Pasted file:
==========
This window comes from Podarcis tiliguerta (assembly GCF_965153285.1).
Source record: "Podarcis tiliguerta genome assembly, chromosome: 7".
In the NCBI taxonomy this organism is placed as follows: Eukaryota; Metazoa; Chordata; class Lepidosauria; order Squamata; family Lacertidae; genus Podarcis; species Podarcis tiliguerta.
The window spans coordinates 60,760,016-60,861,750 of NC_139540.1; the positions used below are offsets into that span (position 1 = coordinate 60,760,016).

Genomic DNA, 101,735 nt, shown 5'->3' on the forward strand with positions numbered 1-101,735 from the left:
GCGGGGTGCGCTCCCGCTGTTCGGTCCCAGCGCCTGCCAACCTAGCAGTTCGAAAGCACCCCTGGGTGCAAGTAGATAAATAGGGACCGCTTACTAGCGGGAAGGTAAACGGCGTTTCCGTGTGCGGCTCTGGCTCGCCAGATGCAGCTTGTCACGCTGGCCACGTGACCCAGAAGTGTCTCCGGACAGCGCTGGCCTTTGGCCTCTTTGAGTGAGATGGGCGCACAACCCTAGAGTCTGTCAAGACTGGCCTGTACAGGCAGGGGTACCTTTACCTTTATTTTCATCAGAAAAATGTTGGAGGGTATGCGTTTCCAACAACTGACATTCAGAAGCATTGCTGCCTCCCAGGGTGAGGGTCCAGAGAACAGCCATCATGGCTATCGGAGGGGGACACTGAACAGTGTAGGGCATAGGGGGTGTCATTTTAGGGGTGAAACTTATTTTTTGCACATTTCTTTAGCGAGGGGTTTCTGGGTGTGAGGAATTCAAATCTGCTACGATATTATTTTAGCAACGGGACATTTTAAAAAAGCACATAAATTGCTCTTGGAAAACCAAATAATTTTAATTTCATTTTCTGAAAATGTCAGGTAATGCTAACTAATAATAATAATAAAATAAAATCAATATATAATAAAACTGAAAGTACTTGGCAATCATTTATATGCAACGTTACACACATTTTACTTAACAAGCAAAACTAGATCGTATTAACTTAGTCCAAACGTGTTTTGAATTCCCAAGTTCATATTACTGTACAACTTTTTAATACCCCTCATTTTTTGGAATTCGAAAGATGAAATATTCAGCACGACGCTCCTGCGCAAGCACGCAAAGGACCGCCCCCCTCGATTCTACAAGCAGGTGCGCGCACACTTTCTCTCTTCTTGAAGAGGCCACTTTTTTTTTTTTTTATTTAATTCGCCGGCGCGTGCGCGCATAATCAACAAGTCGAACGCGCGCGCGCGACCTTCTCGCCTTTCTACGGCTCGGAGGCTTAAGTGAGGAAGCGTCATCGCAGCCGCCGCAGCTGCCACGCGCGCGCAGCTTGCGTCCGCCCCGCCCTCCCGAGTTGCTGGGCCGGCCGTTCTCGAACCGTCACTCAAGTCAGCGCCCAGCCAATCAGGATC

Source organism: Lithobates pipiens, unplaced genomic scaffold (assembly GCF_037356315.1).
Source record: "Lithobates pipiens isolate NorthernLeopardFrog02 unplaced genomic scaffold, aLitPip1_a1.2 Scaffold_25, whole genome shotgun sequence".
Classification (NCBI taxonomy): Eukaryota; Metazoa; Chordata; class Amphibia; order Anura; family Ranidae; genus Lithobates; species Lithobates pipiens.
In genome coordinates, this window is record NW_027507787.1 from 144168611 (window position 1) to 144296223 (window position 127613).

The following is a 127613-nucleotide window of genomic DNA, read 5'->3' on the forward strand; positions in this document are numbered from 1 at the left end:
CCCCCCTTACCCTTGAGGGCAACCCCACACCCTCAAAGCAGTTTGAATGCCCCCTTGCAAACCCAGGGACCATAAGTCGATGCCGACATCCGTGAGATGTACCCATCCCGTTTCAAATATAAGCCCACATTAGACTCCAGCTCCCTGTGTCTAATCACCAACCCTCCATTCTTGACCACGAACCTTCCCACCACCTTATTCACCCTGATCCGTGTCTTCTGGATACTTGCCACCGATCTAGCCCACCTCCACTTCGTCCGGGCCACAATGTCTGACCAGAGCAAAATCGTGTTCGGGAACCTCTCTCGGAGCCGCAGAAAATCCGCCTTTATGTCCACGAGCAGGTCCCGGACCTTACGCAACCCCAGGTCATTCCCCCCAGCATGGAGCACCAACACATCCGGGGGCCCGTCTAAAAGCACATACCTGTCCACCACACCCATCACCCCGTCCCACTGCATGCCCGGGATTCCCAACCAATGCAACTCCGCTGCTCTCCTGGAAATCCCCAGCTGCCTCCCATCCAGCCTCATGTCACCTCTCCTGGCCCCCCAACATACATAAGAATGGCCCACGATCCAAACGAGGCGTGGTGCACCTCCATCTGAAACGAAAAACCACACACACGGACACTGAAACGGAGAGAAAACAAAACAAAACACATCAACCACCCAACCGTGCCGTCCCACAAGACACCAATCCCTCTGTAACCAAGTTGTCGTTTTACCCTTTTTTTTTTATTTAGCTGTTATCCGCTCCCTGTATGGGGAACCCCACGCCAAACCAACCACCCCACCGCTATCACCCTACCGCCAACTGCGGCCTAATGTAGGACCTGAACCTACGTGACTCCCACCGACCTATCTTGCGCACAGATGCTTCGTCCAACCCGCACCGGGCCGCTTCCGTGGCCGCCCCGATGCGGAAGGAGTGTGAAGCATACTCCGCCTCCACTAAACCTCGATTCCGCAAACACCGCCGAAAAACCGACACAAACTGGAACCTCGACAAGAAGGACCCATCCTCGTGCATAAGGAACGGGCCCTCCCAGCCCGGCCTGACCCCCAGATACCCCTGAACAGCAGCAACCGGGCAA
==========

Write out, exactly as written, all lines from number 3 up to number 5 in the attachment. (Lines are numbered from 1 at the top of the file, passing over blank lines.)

In the NCBI taxonomy this organism is placed as follows: Eukaryota; Metazoa; Chordata; class Lepidosauria; order Squamata; family Lacertidae; genus Podarcis; species Podarcis tiliguerta.
The window spans coordinates 60,760,016-60,861,750 of NC_139540.1; the positions used below are offsets into that span (position 1 = coordinate 60,760,016).

Genomic DNA, 101,735 nt, shown 5'->3' on the forward strand with positions numbered 1-101,735 from the left: